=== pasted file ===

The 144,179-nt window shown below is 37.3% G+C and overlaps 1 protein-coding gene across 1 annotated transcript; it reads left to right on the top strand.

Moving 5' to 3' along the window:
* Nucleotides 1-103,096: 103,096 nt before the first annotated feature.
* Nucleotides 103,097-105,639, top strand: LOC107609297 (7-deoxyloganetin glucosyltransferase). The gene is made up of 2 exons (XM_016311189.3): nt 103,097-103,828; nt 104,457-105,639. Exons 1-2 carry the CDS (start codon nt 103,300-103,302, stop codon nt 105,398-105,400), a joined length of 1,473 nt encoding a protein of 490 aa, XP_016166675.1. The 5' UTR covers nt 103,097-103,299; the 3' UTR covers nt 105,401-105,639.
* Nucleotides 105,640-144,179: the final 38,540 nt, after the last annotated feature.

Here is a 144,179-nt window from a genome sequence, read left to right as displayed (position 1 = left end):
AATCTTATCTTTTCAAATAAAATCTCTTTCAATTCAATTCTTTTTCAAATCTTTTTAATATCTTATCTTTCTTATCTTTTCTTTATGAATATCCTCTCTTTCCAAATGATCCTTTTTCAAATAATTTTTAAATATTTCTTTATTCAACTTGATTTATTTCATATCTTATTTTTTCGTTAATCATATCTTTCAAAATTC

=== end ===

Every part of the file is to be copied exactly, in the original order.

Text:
The 144,179-nt window shown below is 37.3% G+C and overlaps 1 protein-coding gene across 1 annotated transcript; it reads left to right on the top strand.

Moving 5' to 3' along the window:
* Nucleotides 1-103,096: 103,096 nt before the first annotated feature.
* Nucleotides 103,097-105,639, top strand: LOC107609297 (7-deoxyloganetin glucosyltransferase). The gene is made up of 2 exons (XM_016311189.3): nt 103,097-103,828; nt 104,457-105,639. Exons 1-2 carry the CDS (start codon nt 103,300-103,302, stop codon nt 105,398-105,400), a joined length of 1,473 nt encoding a protein of 490 aa, XP_016166675.1. The 5' UTR covers nt 103,097-103,299; the 3' UTR covers nt 105,401-105,639.
* Nucleotides 105,640-144,179: the final 38,540 nt, after the last annotated feature.

Here is a 144,179-nt window from a genome sequence, read left to right as displayed (position 1 = left end):
AATCTTATCTTTTCAAATAAAATCTCTTTCAATTCAATTCTTTTTCAAATCTTTTTAATATCTTATCTTTCTTATCTTTTCTTTATGAATATCCTCTCTTTCCAAATGATCCTTTTTCAAATAATTTTTAAATATTTCTTTATTCAACTTGATTTATTTCATATCTTATTTTTTCGTTAATCATATCTTTCAAAATTC